Progress for less money

In 1985 I was interviewing for an administrative position with the Marysville School District. As I waited for my opportunity I noticed a man across the street from the Service Center out working in his yard. I decided to chat with a “local” to see what I could learn about the Marysville School District. The one thing I remember from our conversation was he said, “If they don’t need it, they don’t spend it.” I came from a conservative farming community in eastern Washington, and words like these made a great first impression. Twenty five years later, as the Marysville School District comes to the voters asking for a replacement levy and bond this February 9th, I can honestly say that “If they don’t need it, they don’t spend it.”

Dr. Nyland, in his opening speech to district employees in 2004, stated that he would “do what he said he would do.” Integrity is hard to find these days, so let’s take a look at how that’s going. In the 2006 bond election the Marysville community approved two new buildings; a high school (Marysville-Getchell) and an elementary school (Grove). Grove was completed one year early and under budget. Marysville-Getchell is on pace to also be one year early and under budget. Dr. Nyland created a community oversight committee whose job it has been to “watch dog” how the district handles bond financing and construction. The money saved by good planning and execution provided for the upgrade to the M-PHS track and football field to be completed this summer. It also allowed for money that is being appropriated to the 2010 bond, lowering the cost to tax payers.

When Dr. Nyland became superintendent the district was under scrutiny from the state for loose accounting practices. Since then, and with the work of finance director Jim Baker, the district now experiences clean audits. If there is an accounting problem now, it is usually the district that finds it and self reports.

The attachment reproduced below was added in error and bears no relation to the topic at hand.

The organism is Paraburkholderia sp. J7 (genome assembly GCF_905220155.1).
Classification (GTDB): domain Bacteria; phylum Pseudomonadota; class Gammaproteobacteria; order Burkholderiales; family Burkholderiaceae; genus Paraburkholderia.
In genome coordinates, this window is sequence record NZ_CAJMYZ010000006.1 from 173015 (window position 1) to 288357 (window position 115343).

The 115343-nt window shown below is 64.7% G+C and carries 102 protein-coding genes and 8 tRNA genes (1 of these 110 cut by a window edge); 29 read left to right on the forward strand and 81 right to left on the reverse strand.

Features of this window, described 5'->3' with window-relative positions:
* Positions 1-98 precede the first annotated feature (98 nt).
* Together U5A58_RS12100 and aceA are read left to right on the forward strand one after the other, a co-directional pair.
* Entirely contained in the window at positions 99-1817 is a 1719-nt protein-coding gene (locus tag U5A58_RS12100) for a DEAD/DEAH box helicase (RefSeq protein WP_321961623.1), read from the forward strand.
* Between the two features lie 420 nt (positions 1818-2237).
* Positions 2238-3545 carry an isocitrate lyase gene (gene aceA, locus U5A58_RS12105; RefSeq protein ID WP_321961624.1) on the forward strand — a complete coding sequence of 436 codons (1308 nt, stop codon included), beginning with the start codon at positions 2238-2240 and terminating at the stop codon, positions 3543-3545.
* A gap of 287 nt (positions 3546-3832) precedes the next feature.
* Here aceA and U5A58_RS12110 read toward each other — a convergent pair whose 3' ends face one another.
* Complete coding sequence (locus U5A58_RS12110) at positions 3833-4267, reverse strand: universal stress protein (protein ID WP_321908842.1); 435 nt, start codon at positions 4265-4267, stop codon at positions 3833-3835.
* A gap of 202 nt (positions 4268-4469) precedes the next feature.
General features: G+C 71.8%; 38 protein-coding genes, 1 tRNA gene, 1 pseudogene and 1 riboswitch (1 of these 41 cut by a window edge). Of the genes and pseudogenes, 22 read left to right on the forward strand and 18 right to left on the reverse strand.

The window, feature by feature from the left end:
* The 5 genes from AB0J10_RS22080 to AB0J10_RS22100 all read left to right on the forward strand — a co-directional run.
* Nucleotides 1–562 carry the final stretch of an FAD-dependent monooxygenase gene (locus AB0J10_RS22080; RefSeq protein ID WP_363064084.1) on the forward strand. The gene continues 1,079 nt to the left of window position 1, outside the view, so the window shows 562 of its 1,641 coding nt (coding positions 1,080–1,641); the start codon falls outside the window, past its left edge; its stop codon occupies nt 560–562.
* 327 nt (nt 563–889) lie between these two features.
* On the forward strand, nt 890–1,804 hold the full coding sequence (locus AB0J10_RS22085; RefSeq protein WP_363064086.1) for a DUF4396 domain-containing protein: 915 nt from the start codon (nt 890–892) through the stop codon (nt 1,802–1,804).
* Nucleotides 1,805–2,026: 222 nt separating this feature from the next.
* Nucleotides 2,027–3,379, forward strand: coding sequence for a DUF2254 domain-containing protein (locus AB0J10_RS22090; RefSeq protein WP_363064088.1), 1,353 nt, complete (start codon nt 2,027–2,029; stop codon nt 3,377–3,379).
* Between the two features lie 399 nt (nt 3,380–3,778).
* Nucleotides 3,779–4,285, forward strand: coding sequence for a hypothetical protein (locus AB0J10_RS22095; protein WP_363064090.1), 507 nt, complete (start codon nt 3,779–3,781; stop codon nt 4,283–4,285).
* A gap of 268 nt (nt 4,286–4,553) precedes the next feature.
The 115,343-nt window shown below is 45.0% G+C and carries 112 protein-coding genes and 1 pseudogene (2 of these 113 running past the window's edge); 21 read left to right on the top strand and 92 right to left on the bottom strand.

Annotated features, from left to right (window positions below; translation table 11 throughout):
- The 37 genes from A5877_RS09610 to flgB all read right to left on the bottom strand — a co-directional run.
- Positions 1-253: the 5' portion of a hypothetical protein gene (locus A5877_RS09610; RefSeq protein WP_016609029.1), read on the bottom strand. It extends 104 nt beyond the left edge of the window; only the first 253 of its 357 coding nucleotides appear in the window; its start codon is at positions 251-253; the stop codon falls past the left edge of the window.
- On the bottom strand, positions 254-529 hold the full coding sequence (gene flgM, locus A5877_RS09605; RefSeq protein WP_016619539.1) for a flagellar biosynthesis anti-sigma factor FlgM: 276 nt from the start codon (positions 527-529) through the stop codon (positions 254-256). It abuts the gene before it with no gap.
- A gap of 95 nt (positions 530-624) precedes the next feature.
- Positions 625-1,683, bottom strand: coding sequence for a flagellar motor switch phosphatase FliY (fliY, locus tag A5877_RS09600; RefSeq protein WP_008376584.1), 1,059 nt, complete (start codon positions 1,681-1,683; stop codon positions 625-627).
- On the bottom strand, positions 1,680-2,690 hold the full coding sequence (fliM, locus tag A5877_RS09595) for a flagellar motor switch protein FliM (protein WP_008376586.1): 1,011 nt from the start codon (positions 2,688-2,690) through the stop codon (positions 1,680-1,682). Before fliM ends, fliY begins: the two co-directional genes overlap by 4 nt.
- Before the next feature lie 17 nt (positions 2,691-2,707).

Dr. Nyland also brought with him a new way of teaching reading. Because this is what he said he would do, every year since the Marysville School District has focused on this new approach, spending significant time and money to re-educate teachers to this process. If the latest WASL results are any indication, it is paying off. Fourth graders at Tulalip Elementary gained 20 percentage points in reading last year. More first graders than ever in the history of Marysville were reading at grade level at the end of the school year. Middle level sixth grade teachers were targeted for intense reading instruction. District sixth grade students responded with WASL reading scores that were 14 percent higher than the previous year.

Now the district is coming to you with a combined levy and bond that replace the existing levy and bond, and lowers taxes. If your house is appraised at $300,000, you will pay $48 per year less through 2014. This is made possible because the District is retiring a bond from 1990, and the new bond will be for fewer dollars. The levy will account for 20 percent of district spending, or $21 million, toward programs for students. The bond will provide $78 million to replace Cascade, Liberty and Marysville Middle School, our oldest and most in need of replacement buildings. The District will use the plans developed for Arts and Tech High School as a template for Marysville Middle, and will use the Grove Elementary design for both Cascade and Liberty. This process allows for faster and less expensive completion of these buildings, continuing the conservative planning and accountability to you, the taxpayer.

The message is clear, Marysville can educate their kids to the best possible extent, and replace our three oldest buildings for less money than we currently are paying. The opportunity is ours to support our kid’s futures. The District has worked very hard to be good stewards with your money. Please vote “Yes” for kids when you receive your mail in ballot. “If they don’t need it, they don’t spend it.”

Pete Lundberg

Co-chair Citizens for

Marysville Schools

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